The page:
first_imgGreece has been shown how they can achieve structural reforms if they follow Australia’s model. The event ‘Structural Reform: An Australian Success Story’ was held in Athens this week, and was organised by the Australian Embassy, the Hellenic-Australian Business Council (HABC) and the Foundation for Economic and Industrial Research (IOBE) to promote positive changes in the Hellenic Republic. Visiting Professor Gary Banks, Dean of the School of Government of Australia and New Zealand (ANZSOG) and former Chairman of the Australian Productivity Commission, spoke at the event which was also addressed by the Australian Ambassador to Greece Ms Jenny Bloomfield and IOBE chairman Odiseas Kyriakopoulos. Ms Bloomfield referred to the social and economic stability currently enjoyed by Australia, as a result of the most extensive economic and social reforms in decades, and the opening of the Australian economy to competition. She stressed the role of Professor Banks as one of the most influential scientists of Australia, Chairman of the Productivity Commission in Australia’s effort to implement the structural changes that have ensured economic and social stability for two decades. “In Australia, through the will of the political leadership, technocratic and scientific support institutions such as the Productivity Commission and a broad social consensus, we conducted a national debate that allowed us to formulate a shared vision for the future of our country. We drew a roadmap for the implementation of radical changes that have led to economic growth.The important lesson of our experience is that the future of any country lies in the hands of its citizens,” Ms Bloomfield said. Odiseas Kyriakopoulos referred to the significant progress made in fiscal adjustment and emphasized the key role of structural change for the country’s return to a growth path. “It is certainly obvious that reform experiences cannot simply be transplanted from country to country, but we can learn important things from the experiences of other countries such as Australia,” Mr Kyriacopoulos said. In his speech, Professor Banks referred to the strategy and challenges encountered to achieve the transition of Australia from the protectionist regime to a free market. According to Professor Banks, a change in Australia’s model of economic operation was dictated by the decline of the economy. In 1950 the Australian economy was in fourth place, according to the classification by OECD, dropping to 14th place in 1983. The implementation of reforms in the early 1980s and the liberalization of markets and the economy, allowed Australia to regain lost competitiveness and in 2010 the economy was back in 5th place (OECD). Referring to the obstacles encountered in the course of the effort, he said that there is a lag between cost, which is usually immediate, and benefits, which are achieved in the long run. He also noted that, while the cost of a reform is specific, the benefits may cover a much wider range of factors. Professor Banks also referred to a series of innovative public institutions in Australia, which contributed decisively to supporting reforms such as the Productivity Commission and the Office of Best Practice Regulation. Australia’s Productivity Commission is an independent government agency that examines discriminatory policies, programs and regulatory actions, and provides research and consulting services regarding reforms that serve the long-term national interest. The Commission has an advisory role for a wide range of activities including issues of sectoral support and trade policies, regulatory frameworks for infrastructure and public services, competition and consumer regulation, labour market reforms, social and environmental programs, reduction of bureaucracy in the business industry and productivity issues. John Kalogirou, Professor of Economic Technological and Industrial Strategy at NTUA, referred to the importance of the international transfer of knowledge and experience on both the design and implementation of public policies to improve the productivity and competitiveness of the Greek economy. He stressed the urgent need to develop a strategy to improve the competitive position of the Greek economy. Professor Nikos Vettas, Athens University of Economics and Business, referred to the growth and productivity increase program in Australia and noted similarities and significant differences from the Greek case. In Greece’s case, according to Mr Vettas, design and implementation of such a policy has been relatively much less important than the fiscal adjustment. Facebook Twitter: @NeosKosmos Instagramlast_img read more

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Great Marketers Are Great Skeptics 3 Assumptions You Need to Stop Making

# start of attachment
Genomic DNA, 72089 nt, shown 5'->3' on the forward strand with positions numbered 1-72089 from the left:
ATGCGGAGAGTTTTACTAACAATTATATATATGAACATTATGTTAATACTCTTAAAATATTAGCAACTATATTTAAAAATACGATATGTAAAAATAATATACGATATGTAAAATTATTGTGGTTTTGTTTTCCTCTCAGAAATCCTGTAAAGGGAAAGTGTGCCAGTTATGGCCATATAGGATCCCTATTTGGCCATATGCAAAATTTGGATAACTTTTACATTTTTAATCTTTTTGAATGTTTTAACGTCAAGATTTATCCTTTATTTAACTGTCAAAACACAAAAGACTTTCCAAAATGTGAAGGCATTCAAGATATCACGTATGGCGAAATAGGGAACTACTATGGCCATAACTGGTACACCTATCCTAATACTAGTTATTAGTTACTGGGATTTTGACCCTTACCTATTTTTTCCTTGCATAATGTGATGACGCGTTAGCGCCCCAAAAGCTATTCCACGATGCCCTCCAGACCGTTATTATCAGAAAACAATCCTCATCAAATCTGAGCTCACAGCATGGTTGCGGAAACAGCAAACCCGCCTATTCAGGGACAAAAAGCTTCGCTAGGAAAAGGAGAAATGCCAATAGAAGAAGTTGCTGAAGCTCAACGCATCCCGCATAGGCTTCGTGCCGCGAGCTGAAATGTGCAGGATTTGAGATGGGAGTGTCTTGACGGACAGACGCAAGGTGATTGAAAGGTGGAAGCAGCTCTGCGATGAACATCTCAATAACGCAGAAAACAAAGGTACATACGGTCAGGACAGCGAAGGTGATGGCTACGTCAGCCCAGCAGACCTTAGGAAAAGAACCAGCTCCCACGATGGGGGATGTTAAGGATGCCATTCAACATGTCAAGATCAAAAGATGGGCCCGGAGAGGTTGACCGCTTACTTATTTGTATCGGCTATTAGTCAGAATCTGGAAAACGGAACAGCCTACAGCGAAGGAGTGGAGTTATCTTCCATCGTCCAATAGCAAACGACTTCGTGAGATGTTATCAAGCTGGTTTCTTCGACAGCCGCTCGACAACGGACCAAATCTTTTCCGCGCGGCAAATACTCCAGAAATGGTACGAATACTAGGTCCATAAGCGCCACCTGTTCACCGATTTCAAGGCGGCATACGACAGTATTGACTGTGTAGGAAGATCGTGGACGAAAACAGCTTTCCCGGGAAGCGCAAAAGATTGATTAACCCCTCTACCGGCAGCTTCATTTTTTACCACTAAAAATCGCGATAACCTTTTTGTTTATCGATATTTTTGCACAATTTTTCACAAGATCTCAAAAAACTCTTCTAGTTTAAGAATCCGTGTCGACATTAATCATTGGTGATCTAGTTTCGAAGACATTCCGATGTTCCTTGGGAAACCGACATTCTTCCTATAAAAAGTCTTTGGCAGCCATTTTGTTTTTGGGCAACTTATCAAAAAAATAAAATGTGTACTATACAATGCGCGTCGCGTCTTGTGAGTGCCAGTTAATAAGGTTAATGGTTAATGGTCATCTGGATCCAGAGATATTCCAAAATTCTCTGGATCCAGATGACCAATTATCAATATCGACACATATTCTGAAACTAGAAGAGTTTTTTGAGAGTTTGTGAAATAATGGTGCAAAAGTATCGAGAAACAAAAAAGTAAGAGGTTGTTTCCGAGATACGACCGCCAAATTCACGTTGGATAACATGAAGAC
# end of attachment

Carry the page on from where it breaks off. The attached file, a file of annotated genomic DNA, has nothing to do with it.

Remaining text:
first_imgYou know what they say about assumptions. I’ve been guilty of making my own marketing assumptions once or twice in my time, and if there’s one thing I’ve learned from getting proven wrong, it’s that great marketers need to be great skeptics.Earlier this month, I attended the always insightful SearchLove Conference hosted by Distilled. One of my favorite presentations (as always) came from none other than Moz’s Rand Fishkin.Rand opened up day two with a talk on how we as marketers need to position ourselves in order to be successful. Plainly stated: we need to be more skeptical.During his presentation (see below), Rand outlined how the “crap” skeptic, the “good” skeptic, and the “great” skeptic are all set apart by a few defining qualities. In our industry, it’s really easy to follow the latest and greatest revelations posted on places like Moz or KISSmetrics (or OpenView Labs!). But while having data, benchmarks, and the best real-world advice can be extremely helpful, as we all know, every business is different. Just because this information exists out there on the Internet doesn’t mean we should hold ourselves to another company’s results, or worse, go chasing after the next shiny object. We have to do what makes sense for our business and, more importantly, we must always be skeptical of making assumptions — even if those assumptions are partially based on hard evidence.[slideshare id=33269102&doc=great-marketers-skeptics-arial-140408072813-phpapp02]3 Marketing Assumptions You Need to Stop Making Now1) The more a piece of content is shared, the more engaging it must beIs this universally true? Nope. Rand presented some stats on a test he ran on one of his own posts. He found that one post, which got more than 701 social signals, ended up getting only 306 page views. Say what? I know that from a marketing standpoint, I’m always harping on the importance of measuring both traffic and social signals — we all should, right? And for some reason, I’ve tended to place a lot of importance on the number of social shares to measure engagement on the actual post. That’s the engagement metric we use after all, right?Well, wrong. According to Rand’s results, those are just assumptions that may seem logical, but the metrics show otherwise. Ultimately, he and others have found that the amount of time someone is willing to dedicate to a particular post depends on a variety of factors like timing, source, formatting, and others. So, if you’re really serious about measuring smart metrics you need to ask some questions.A great skeptic needs to ask: What other factors are at work? How can we test this by keeping as many variables as possible the same?2) More testing means better performanceNot always. Rand pulled from another study that dove into the performance metrics of landing pages from Wordstream. My assumption would be that if I’m testing a ton of different elements on a landing page, for example, I’ll then be able to optimize my landing pages better than any marketer in the world. No? No. The study found that the amount of testing on a landing page did not always yield better conversion rate. To that end, sometimes tests become a waste of your time because the results of what you’re testing (say, the color of a subscribe button) aren’t going to make as big an impact as you think they will. At the very least, they may not make enough of an impact to justify the amount of time and resources you spent simply testing it!A great skeptic needs to ask: Is this the most meaningful test we can run right now?3) Once you get conclusive data on a test, you’re doneWrong again. Like many people, when I’m running a test, I’m looking for results that I can really feel good about. I want something definitive. Most good marketers aren’t going to go all-in on new findings unless they are statistically meaningful, but even some of the more experienced marketers do tend to commit this one testing sin — taking meaningful data from one test and stopping there.Rand presented his findings from the following test on the performance of anchor text vs. standard link text:Rand test conditionsUltimately, what he found after a few tries was that anchor text drove a more powerful jump in SERPs for the target keyword and URL. From there, a crap skeptic might say: good enough for me! The good skeptic will say: let’s try one more test. And the great skeptic? They’ll push until you get definitive results from at least three different tests.This may sound like a lot of work (because it is), but with the number of variables at play in the marketing space, we can’t afford to make assumptions without testing the heck out of it — even if that means spending time and resources just to make sure.A great skeptic needs to ask: Have we run enough tests to be sure?So, What Marketing Assumptions Are You Making?Following Rand’s talk, there is no question that I felt a little stressed about the need to challenge each and every assumption I might have as a marketer. But the reality is this: you need to question everything and it’s your job as a marketer to choose which tests, which projects, and what amount of work will be the MOST meaningful to your overall strategy. You can’t take on everything and you surely can’t rely on every assumption, but what you can do is pose a question to yourself with each and every marketing move.Tell me, do you think you’re skeptical enough?Image by Duncan HallAddThis Sharing ButtonsShare to FacebookFacebookShare to TwitterTwitterShare to PrintPrintShare to EmailEmailShare to MoreAddThislast_img read more